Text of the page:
Life

The Truth About “Gloomy Sunday”

truth about gloomy sunday suicide song

“Gloomy Sunday” which is also known as the “Hungarian Suicide Song” was written in 1933 and according to legend, caused several (possibly up to 200) people to commit suicide. But how much of this is fact and how much is fiction?

Gloomy Sunday

“Gloomy Sunday” was originally composed by a Hungarian pianist named Rezso Seress. The original lyrics for this song were titled Vége a világnak (The world is ending) and were about despair and war, and ended in a quiet prayer about sin.

Later on, poet László Jávor created his own lyrics for the song which he titled Szomorú vasárnap (Sad Sunday). These lyrics were much more popular than the other lyrics. This set of lyrics is about someone wanting to commit suicide after learning their lover has died. This version of the song was recorded by Pál Kalmár in 1935.

The English Version Of Gloomy Sunday

The version of Gloomy Sunday with English lyrics was first recorded by Hal Kemp in 1936 with lyrics by Sam. M. Lewis. It became very popular throughout the English-speaking world after Billie Holiday recorded her own version in 1941.

Gloomy Sunday Linked To Suicides?

Supposedly there was a rash of suicides in Hungary that were somehow linked to Gloomy Sunday. Some stories claim that people were found with the lyrics written on paper that was nearby. Other stories say just listening to the song made people kill themselves. But unfortunately, none of these stories can be verified.

But it’s important to note that for a long time, Hungary had the highest rate of suicide of any country. It was as high as 45.9 per 100,000 at one point. So a rash of suicides, although very tragic, wouldn’t have been out of the ordinary. But whether or not “Gloomy Sunday” played any role at all is impossible to determine.

Was Gloomy Sunday Really Banned?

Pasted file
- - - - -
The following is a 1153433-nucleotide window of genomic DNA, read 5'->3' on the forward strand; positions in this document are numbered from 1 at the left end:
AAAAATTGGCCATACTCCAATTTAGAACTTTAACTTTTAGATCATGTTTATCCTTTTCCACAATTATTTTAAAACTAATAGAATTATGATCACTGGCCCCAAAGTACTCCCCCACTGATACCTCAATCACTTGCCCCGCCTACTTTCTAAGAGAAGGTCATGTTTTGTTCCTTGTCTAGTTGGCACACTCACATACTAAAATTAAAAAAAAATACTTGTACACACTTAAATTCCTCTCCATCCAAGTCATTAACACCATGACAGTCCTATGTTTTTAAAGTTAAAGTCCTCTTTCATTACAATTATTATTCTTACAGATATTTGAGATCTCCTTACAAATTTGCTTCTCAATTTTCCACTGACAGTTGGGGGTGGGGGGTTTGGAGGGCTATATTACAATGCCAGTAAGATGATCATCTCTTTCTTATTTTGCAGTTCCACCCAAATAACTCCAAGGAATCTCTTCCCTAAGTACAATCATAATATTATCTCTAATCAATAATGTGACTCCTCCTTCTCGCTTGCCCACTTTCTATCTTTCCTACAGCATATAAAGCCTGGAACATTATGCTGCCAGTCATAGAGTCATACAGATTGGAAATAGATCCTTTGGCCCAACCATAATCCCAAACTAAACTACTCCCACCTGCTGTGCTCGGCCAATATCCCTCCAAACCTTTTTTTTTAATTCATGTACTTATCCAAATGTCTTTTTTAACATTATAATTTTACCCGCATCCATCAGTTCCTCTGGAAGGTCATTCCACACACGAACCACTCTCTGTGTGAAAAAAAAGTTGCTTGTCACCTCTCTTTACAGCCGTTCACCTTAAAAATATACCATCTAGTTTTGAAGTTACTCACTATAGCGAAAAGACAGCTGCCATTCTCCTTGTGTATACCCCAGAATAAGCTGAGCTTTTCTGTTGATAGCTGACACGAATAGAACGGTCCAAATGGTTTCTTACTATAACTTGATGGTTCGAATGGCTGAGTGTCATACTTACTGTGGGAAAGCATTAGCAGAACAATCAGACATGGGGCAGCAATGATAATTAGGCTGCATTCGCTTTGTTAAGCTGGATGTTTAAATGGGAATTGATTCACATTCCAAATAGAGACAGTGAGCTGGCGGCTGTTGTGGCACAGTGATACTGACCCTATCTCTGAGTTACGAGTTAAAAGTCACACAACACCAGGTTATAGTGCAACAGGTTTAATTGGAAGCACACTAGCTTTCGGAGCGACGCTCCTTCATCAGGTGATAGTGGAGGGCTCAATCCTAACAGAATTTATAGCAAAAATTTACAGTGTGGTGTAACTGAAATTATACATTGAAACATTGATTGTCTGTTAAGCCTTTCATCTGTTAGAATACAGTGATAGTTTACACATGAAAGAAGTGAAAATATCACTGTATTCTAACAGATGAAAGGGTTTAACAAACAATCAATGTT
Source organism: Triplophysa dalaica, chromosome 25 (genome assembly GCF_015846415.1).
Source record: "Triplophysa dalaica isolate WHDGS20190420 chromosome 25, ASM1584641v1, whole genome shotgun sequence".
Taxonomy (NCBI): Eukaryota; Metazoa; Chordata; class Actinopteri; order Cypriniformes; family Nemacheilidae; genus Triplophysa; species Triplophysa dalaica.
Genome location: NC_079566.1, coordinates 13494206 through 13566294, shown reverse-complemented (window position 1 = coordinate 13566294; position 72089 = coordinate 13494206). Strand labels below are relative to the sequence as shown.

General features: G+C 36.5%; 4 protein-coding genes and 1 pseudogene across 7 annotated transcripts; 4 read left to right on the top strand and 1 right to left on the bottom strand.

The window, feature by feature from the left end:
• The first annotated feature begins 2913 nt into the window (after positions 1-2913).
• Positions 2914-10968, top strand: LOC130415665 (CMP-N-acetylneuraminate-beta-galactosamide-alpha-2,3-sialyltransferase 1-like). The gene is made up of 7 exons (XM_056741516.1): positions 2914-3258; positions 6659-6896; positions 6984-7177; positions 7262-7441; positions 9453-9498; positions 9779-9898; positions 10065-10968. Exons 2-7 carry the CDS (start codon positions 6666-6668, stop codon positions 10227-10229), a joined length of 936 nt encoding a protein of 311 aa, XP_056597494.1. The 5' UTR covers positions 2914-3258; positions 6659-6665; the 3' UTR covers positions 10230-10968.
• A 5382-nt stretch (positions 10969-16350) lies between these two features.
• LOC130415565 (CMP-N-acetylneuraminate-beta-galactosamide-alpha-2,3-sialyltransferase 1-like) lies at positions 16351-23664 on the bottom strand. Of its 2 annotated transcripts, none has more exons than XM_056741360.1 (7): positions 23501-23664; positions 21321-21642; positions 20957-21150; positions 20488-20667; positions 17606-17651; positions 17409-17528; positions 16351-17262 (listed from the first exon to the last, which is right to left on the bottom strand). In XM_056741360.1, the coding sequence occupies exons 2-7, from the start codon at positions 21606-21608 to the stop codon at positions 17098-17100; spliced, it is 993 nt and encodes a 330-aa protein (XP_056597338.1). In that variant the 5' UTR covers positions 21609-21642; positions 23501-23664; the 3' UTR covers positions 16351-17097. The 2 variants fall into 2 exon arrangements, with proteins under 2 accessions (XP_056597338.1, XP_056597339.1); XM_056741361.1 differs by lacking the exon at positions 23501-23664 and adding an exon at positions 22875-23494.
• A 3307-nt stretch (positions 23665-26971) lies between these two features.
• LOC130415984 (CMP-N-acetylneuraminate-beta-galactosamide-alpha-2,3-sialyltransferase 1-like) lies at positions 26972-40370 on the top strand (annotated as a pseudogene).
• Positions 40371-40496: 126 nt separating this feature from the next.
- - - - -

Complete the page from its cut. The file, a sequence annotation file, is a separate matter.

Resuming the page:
According to the legend, this song was banned in several countries. That’s an exaggeration but it’s not entirely false. In fact, the BBC banned the version of the song by Billie Holiday because they thought it was “detrimental to wartime morale” but they still allowed instrumental versions of the song to be played. There is no evidence of any other radio bans of Gloomy Sunday but the BBC didn’t lift its ban until 2002.

What Happened To Rezso Seress?

Rezso Seress, the composer of “Gloomy Sunday” was put into a labor camp by the Nazis during World War II. He survived and later worked in the circus and theater. Later, he returned to writing songs, but he never had a hit take off like “Gloomy Sunday” did.

There is a story (and it’s very likely just that, a story) that he tried to get back together with an ex that inspired the song. Then he heard she had killed herself with poison and that there was a copy of the sheet music from “Gloomy Sunday”. But there is another version of this story that states she simply had a piece of paper in her hand with the words “Gloomy Sunday”.

These stories are probably not true but unfortunately, it is true that Seress committed suicide himself in 1968. He jumped from the window of a building in Budapest.

The Legacy of Gloomy Sunday

Aside from becoming an urban legend, “Gloomy Sunday” has been recorded by several other singers. The Wikipedia article about the song has 88 artists listed.

It was in the movie Schindler’s List and it was also mentioned in the recent Original Netflix show 13 Reasons Why.

If you liked this, you should check out the story of how the Greenbrier ghost put a man in prison for murder.

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